Clues, Red Herrings, and other Plot Devices by P.M. Carlson. This was the essay I was looking for. I made a bunch of notes while reading this because the issues dealt with here involved how to think about placing clues and the whole hand-is-faster-than-the-eye tricks you need to write mysteries successfully. For me, this essay was worth the price of admission all by itself.

A logical story of the murder must be laid out early, of course, even though it will be revealed in a less logical order and won't be seen in full until the end of the book. Sensible as this is, those of us who fear writing a mystery for the first time need to hear this.

Other good advice you want to consider before writing the story that I gleaned from this essay include:

  • Who is the victim?
  • Who else wants the victim dead and why?
  • Outline the murder.
  • Outline how other suspects might have committed the murder
  • Who has or can create an alibi?
  • How could the murderer frame someone else?
Easy? No, but at least these questions give a writer a solid framework.

In the Beginning is the End by John Lutz is a good essay about planting clues. Real clues and clues of misdirection. Well worth reading for aspiring mystery writers.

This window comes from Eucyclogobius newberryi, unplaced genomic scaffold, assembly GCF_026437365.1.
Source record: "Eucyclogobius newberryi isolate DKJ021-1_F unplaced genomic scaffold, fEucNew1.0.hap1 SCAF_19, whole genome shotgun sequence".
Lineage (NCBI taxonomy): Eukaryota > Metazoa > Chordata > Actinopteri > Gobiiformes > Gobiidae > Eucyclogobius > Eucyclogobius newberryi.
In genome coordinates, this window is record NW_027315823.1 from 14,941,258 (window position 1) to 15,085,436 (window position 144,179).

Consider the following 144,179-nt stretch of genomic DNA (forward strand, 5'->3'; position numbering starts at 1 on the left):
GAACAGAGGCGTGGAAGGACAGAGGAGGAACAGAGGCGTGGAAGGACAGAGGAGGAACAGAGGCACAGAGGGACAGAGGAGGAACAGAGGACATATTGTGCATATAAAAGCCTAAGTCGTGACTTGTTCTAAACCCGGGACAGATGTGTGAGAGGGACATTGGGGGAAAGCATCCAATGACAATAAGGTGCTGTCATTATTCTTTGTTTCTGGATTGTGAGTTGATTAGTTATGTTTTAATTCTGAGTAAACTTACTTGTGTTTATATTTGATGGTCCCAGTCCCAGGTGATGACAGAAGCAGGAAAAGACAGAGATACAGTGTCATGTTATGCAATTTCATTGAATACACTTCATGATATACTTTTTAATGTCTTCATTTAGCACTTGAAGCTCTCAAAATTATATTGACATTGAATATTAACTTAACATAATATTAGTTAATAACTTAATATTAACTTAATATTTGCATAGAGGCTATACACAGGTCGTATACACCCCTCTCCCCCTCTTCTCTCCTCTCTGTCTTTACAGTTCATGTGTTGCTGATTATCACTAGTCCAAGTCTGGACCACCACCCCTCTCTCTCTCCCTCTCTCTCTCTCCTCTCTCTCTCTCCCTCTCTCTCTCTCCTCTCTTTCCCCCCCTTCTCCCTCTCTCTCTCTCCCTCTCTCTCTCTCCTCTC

I found some good insights in Edward D. Hoch's essay about writing short mysteries surprisingly useful. For instance, he writes:

The easiest (laziest) sort of clue is the false statement by a suspect, or a statement that reveals knowledge the suspect shouldn't have.

Yes, I'm not above using a lazy clue, because, my objective here is to write a romance, not a full blown mystery. I don't expect my readers to be too demanding on this point. Besides, lazy doesn't mean it won't work.

I don't have any need to write for children, but the essay by Joan Lowery Nixon about Writing Mysteries for Young Readers reminded me that, yes, I did read Trixie Belden and Nancy Drew when I was younger. The essay did a nice job, I think, of pointing out how these mysteries are different from adult mysteries, though the author must have felt that wasn't enough because she then fell back on generic writing advise.

Tess Gerritsen's essay about The Medical Thriller is superb. Even though I don't ever intend to write a book of this sort, I've occasionally had the need to know something about medicine, injuries, or treatments that I didn't know. The resources she lists are worth their weight in gold for any writer but I suspect are crucial if you're writing medical thrillers, and for those of us not lucky enough to be familiar with the path to becoming a doctor, her description of that path and the labels applied to each step along the way will keep a writer from making a bonehead mistake (like confusing an intern with an internist) and losing reader credibility.